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- Emmanuel d'Alzon


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Signs are Everywhere

I have given you a model to follow so that as I have done for you, you should also do.After the winter that wouldn’t end (and I’m not sure it has), we need to find solace and joy in the signs of spring.  The other night I was on my deck and heard the sound of tree frogs croaking.  It was like a joyous melody and cacophony of happiness.  The continual sound was a symphony of spring to my ears.  While walking into church last Sunday, I saw a multitude of crocuses erupting from the soil with their heads of yellow and purple standing erect toward the sun.  It brought a smile to my face.  Even when I am walking in my neighborhood, I delight in seeing all the spring wreaths that festoon the doors of my friends.  There are the wreaths made of dried flowers and grasses; those made completely of jelly beans that are so tempting to the children in the household; and those made of Easter eggs either speckled or in their pastel colors.

Like these signs of spring, we have our Christian signs of Holy Week and Easter that also bring with them feelings of solace and joy.  They carry with them cause for reflection, prayer and rejoicing.  They are at the heart of who we are as Christians.  They represent what we stand for as an “Easter people” and what we need to emulate as followers of Jesus.

Last Updated on Thursday, 17 April 2014 00:59

Everyone agreed that is was truly a day of rich blessings to come together in prayer as alliance members of the Assumption family.

On a recent Lenten Saturday, the Lay/Religious Alliance members from St. Anne/ St. Patrick's Parish in Sturbridge, MA and the Assumptionist Center in Brighton gathered for a day of prayer.

Fr. Claude Grenache, A.A., superior of the house and the provincial alliance liaison shared two reflective sessions on, "Give us today our daily bread; and forgive us the wrong we have done as we forgive those who wrong us," from Matthew's account of the Lord's Prayer.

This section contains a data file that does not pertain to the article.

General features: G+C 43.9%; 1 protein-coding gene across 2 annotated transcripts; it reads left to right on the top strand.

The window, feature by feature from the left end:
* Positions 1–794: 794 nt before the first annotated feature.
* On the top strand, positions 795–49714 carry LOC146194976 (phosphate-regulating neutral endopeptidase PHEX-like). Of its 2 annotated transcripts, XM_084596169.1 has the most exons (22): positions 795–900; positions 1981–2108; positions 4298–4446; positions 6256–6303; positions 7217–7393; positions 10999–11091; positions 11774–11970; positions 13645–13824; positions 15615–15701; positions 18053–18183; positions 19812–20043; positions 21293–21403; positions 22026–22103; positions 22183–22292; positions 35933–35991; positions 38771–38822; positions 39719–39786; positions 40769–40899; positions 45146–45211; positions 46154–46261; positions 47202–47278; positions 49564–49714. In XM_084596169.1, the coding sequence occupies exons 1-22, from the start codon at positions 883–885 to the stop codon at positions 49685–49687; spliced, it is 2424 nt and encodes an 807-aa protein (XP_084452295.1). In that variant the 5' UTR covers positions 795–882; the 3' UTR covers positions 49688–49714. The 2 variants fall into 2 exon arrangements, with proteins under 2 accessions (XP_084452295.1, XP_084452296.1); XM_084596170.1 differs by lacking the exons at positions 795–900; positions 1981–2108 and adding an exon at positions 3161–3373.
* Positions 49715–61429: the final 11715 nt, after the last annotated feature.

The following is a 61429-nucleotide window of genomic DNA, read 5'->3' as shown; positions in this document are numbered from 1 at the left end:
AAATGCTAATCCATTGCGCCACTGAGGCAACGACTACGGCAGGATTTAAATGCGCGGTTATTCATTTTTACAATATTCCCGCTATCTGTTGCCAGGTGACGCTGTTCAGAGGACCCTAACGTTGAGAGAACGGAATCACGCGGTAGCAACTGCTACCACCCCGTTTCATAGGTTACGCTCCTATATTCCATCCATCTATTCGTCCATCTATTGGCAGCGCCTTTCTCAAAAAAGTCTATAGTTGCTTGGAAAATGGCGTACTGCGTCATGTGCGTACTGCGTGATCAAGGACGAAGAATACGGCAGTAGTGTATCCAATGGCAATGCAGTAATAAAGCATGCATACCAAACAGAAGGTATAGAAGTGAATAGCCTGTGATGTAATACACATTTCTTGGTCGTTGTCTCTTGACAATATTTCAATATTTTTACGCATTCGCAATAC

Last Updated on Monday, 14 April 2014 01:06

PALM SUNDAYSix days before the Passover, when the Lord came into the city of Jerusalem, the children ran to meet him; in their hands they carried palm branches and with a loud voice cried out: Hosanna in the highest! Blessed are you, who have come in your abundant mercy! O gates, lift high your heads; grow higher, ancient doors. Let him enter, the king of glory! Who is this king of glory? He, the Lord of hosts, he is the king of glory. Hosanna in the highest! Blessed are you, who have come in your abundant mercy!                          

Palm Sunday - Entrance Antiphon

Last Updated on Saturday, 12 April 2014 22:56
Fr. Barry Barcier, A.A. - Reflections on Assumptionists Education

Prominent Assumptionist Profile: Fr. Amarin Mertz, A.A. World-wide Missionary (1907-1985)

Chinese seminarians, circa 1940Early Years

The fourth of six children, René Mertz was born in Riedwhir (Haut-Rhin), France, on February 18, 1907. After attending several  Assumptionist high school seminaries, he joined the congregation and made his first vows on November 5, 1926, taking the name Amarin. After studying philosophy in Belgium and theology in France, he was ordained a priest at the end of 1934.

First Assignment: Manchuria (1935-1948)

Shortly thereafter, in October 1935, he left for Manchuria with Fr. Cyrille Paratte, the first two Assumptionists to set off for this Far East mission. He stayed for 13 years (1935-1948). During this time he would never be able to leave in order to see his family and often times he had a hard time corresponding with them.  Already during his lifetime Fr. d’Alzon had his eye on the Orient and even mentioned to the Oblates of the Assumption, with a touch of humor, that they shouldn’t rest easy until they had arrived at the foot of the Great Wall of China! Since 1931 Manchuria had been in the hands of China’s bellicose and imperialistic neighbor, Japan.

Last Updated on Thursday, 10 April 2014 10:49

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Peter R. Precourt, A.A.

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